Giant cross-country moving vans blocking entrances, mailboxes, and assigned parking spots are now part of the rhythm of my condo life in Portland. I assumed this was business as usual, but apparently, that isn’t so.
I was schooled to this fact by an elderly gentleman who has lived in my section of our condo complex since the early 1980s. Having met him only once before, I waved hello as we watched a United Van Lines driver trying to back into a space better suited to a much smaller U-Haul. My neighbor expressed disgust as the truck almost wiped out a new granite sign engraved with the name of the property.
“This was always a place where people from other parts of town started out or moved to when their kids left,” he said. “For the longest time, I knew the families of almost everyone who came. Now, it’s people from all over the country moving in here. I hope that rig isn’t full of just one new guy’s stuff because there’s no unit that could fit it all.”
Finding that thought hilarious, he waved goodbye and shuffled home. I did the same and put the conversation out of my mind.
Until last Sunday’s snowfall, that is.
During halftime of the Super Bowl, I remembered I had to run to Shaw’s for coffee. Chances were good if I didn’t get distracted by the impulse items at the checkout counter I’d make it back for the scheduled fourth-quarter Jeep commercial that was rewritten and performed by Bruce Springsteen. It had been teased for a week and I was curious to see what kind of commercial he would agree to make. Springsteen didn’t do it for the money, so it had to be something important.
I bundled up and headed out to my car, briefly thinking of how much I missed my garage. It was dark and windy and if freshly brewed caffeine wasn’t my favorite legal guilty pleasure, I would have skipped the trip.
As I tried to back out my progress was blocked by a car with Florida license plates that seemed stuck. After waiting for about two minutes, I knocked on the window of the small car and asked if everything was OK. The young woman inside was crying.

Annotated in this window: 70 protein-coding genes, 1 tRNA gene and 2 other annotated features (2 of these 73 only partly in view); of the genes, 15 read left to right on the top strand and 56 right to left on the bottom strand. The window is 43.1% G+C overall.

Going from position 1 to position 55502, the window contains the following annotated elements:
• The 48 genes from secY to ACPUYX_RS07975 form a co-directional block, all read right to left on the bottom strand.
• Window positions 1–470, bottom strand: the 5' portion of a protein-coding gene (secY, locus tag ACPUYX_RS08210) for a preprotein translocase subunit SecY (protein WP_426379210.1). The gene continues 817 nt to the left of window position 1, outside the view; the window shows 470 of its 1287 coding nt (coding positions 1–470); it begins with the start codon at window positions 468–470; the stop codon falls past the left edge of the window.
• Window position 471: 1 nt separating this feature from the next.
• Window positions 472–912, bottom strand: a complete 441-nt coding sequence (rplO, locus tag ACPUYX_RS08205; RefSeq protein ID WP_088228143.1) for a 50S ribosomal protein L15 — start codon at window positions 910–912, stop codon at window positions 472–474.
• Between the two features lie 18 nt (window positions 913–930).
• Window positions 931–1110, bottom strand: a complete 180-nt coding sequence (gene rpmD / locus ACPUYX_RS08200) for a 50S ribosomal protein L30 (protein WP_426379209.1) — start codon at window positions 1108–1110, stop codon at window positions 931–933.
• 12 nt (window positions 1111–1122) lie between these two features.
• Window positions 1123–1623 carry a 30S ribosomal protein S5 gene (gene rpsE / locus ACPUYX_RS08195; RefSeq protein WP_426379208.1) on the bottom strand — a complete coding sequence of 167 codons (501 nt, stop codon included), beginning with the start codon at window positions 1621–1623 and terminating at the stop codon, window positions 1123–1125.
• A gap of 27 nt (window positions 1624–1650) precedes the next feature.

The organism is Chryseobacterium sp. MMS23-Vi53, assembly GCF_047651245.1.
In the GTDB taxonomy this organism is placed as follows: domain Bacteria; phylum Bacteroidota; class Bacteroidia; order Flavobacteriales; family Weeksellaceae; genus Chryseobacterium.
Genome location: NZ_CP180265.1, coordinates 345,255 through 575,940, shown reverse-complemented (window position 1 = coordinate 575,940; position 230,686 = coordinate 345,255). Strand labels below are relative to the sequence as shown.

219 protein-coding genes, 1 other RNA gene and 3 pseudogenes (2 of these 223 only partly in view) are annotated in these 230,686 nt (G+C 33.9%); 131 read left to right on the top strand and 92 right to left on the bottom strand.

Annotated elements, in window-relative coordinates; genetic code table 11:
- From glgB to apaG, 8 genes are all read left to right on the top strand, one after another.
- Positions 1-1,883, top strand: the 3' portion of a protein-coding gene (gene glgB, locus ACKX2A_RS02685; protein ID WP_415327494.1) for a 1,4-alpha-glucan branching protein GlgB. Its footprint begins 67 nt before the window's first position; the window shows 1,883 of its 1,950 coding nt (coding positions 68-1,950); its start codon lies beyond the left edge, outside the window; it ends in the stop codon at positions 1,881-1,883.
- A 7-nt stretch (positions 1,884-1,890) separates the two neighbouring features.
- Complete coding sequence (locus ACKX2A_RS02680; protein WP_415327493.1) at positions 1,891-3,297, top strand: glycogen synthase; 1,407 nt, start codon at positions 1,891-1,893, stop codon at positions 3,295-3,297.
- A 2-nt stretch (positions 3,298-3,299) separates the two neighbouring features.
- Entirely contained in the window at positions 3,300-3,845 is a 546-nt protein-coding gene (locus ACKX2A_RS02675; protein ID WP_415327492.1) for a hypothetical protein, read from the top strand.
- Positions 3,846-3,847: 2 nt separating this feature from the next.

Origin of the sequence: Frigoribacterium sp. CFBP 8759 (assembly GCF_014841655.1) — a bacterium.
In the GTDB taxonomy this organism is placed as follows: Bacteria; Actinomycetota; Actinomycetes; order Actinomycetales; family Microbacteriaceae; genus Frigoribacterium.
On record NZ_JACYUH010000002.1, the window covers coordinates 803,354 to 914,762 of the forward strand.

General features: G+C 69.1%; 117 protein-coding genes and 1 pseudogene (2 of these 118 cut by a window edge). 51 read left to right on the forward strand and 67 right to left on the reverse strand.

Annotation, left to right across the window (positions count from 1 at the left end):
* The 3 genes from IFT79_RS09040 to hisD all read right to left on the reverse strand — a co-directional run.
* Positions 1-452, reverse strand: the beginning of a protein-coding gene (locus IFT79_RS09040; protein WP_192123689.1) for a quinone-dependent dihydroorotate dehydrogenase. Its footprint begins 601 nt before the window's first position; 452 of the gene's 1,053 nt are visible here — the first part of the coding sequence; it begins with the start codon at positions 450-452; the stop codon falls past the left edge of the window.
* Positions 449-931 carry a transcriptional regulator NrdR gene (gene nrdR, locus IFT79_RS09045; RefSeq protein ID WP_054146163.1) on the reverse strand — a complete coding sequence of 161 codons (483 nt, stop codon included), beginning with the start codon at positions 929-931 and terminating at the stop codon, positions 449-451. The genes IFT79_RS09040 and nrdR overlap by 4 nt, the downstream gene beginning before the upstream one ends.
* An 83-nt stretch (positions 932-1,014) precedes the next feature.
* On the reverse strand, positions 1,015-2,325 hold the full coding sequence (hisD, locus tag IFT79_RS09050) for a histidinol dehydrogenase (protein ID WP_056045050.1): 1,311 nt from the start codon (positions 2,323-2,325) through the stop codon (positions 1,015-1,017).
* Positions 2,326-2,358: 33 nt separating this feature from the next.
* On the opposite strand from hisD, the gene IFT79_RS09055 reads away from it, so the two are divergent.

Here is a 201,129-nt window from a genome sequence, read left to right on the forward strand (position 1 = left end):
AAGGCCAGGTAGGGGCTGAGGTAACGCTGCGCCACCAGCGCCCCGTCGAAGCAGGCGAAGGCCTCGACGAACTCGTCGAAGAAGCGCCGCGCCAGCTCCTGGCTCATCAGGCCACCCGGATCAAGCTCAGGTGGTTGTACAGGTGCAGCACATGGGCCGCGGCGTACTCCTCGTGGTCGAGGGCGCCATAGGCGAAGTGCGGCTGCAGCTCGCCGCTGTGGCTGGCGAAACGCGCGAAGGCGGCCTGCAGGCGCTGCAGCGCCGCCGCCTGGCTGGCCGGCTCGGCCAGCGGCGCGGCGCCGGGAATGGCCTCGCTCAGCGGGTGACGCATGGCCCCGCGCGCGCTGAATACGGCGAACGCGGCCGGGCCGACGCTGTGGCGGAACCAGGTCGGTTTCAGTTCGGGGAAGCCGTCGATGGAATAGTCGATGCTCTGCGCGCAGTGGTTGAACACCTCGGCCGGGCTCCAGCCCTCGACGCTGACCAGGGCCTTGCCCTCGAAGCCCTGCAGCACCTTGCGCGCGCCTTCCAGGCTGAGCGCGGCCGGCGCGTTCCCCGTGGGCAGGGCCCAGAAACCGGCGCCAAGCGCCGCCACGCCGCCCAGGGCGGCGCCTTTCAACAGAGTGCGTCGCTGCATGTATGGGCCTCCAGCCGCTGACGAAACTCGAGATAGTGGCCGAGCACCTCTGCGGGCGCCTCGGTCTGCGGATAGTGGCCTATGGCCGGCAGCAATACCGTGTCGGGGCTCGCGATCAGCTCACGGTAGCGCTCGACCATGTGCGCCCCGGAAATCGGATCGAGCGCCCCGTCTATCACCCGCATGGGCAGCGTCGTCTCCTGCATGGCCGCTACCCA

“I’ve never driven in snow before,” she sniffed. ”We just moved here and I feel really stupid. My car isn’t going anywhere and it smells like it’s burning. I need girl-stuff from the store.”
I offered to help and rocked her rear-wheel drive car out of the ice-crusted rut she was in and parked it. She thanked me profusely, we made introductions from behind masks, and I said I’d grab what she needed from Shaw’s.
“My boyfriend and I had to get off the Florida panhandle and considered a lot of places,” she told me. “He consults with nonprofits and I’m a translator. But we had to get away from our parents.”
Thinking that was normal for a twentysomething couple, I was sucked into the conversation. She went on and started to weep again.
“The people we’ve met here are cool. (Boyfriend) Harry and I are the only ones in our families back home who voted for Joe Biden and supported Black Lives Matter and wear masks,” she said. “We just didn’t want to be there anymore.”
We exchanged contact information and talked about other cities they’d looked at. My neighbor admitted driving in winter was not part of their moving pros and cons checklist. After agreeing to talk more soon, I went to the store and picked up her stuff, along with my coffee. After I left it on her step she sent the following email:
“Thanks again for the help. I can’t wait until we have you over. What I didn’t tell you is one of the other reasons we picked Portland is because Harry is a New England Patriots fan. And now, Tom Brady plays for my favorite team.” The email went on and ended with an agreement that driving school was a good idea.
Like Tom Brady, my new neighbors made an exciting but uncharted move to be better with like-minded people. That makes them winners. My elderly neighbor may not agree, but I know he’ll be welcoming when he finds out they have a Labradoodle puppy named Mac. Harry being a Pats fan won’t hurt either.
Other neighbors will be happy the new couple substantially raised our property value with their winning condo bid. Yes, they did bring in the big wheels, but they have as much to offer us as we do them.
And as Springsteen’s Jeep commercial said, it’s time to meet in the middle. Maybe it’s even OK to park there.
Natalie Ladd is a Portland restaurant veteran, freelance writer, and connoisseur of all things Bruce Springsteen. She loves Boston sports, chewy red wine and has never sampled a cheese she didn’t like. She can be reached at firstname.lastname@example.org.